European Central Bank (ECB) President Mario Draghi speaks at a news conference on the outcome of the meeting of the Governing Council, in Frankfurt, Germany, September 12, 2019.

Not everyone’s a fan of the European Central Bank’s package of easing measures delivered Thursday.

The German tabloid Bild put a photo of ECB President Mario Draghi with fangs — calling him, “Draghilas”

The Bild photomontage

The newspaper chastised Draghi for costing German savers billions of euros with low interest rates, calling it “devastating.”

The ECB on Thursday cut its deposit rate further into negative territory, pledged to keep cap interest rates until inflation starts moving higher and restarted bond purchases.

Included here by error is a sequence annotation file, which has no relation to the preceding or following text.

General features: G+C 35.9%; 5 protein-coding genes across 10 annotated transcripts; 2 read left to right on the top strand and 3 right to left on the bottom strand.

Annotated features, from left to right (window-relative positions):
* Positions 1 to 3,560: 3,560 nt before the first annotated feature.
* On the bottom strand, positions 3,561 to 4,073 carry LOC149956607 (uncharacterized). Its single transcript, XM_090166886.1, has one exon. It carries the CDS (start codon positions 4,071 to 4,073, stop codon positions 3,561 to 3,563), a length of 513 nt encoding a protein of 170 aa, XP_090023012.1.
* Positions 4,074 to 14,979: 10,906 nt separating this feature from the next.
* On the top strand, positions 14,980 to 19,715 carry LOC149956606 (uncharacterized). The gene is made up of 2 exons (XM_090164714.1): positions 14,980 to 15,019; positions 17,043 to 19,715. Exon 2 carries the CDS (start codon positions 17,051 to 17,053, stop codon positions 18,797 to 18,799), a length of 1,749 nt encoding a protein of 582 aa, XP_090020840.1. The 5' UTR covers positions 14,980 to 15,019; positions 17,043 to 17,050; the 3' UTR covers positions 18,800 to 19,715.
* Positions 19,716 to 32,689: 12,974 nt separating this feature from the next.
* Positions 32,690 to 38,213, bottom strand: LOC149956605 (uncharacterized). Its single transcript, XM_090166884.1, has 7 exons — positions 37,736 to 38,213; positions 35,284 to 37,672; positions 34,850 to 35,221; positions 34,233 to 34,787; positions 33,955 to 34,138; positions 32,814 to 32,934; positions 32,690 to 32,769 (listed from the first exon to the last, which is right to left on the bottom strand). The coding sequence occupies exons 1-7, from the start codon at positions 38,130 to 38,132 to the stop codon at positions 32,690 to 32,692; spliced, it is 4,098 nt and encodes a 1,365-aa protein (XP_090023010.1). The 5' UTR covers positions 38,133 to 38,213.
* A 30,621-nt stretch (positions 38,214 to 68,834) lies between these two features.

Read: ECB cuts key rate, relaunches QE to shore up eurozone economy

There was a German opposition elsewhere too. Reuters reported that the ECB decision to restart bond purchases was opposed by the president of the Bundesbank, Jens Weidmann, though it’s unlikely he expressed his distaste with a photo montage.

It’s fair to point out that Draghi isn’t a fan of German policies, either. He subtly took aim at the country for running a budget surplus at a time its own economy appears to be headed into a recession.

“In view of the weakening economic outlook and the continued prominence of downside risks, governments with fiscal space should act in an effective and timely manner,” Draghi said. He said there was “unanimous” agreement at the ECB of the need for fiscal policy to become the main instrument to drive the eurozone economy forward, which has inflation a full percentage point below its target.

Paradoxically, Germans have saved more as the interest rate has declined, with the savings rate reaching 11% last year, up from the low 9% level in 2013.

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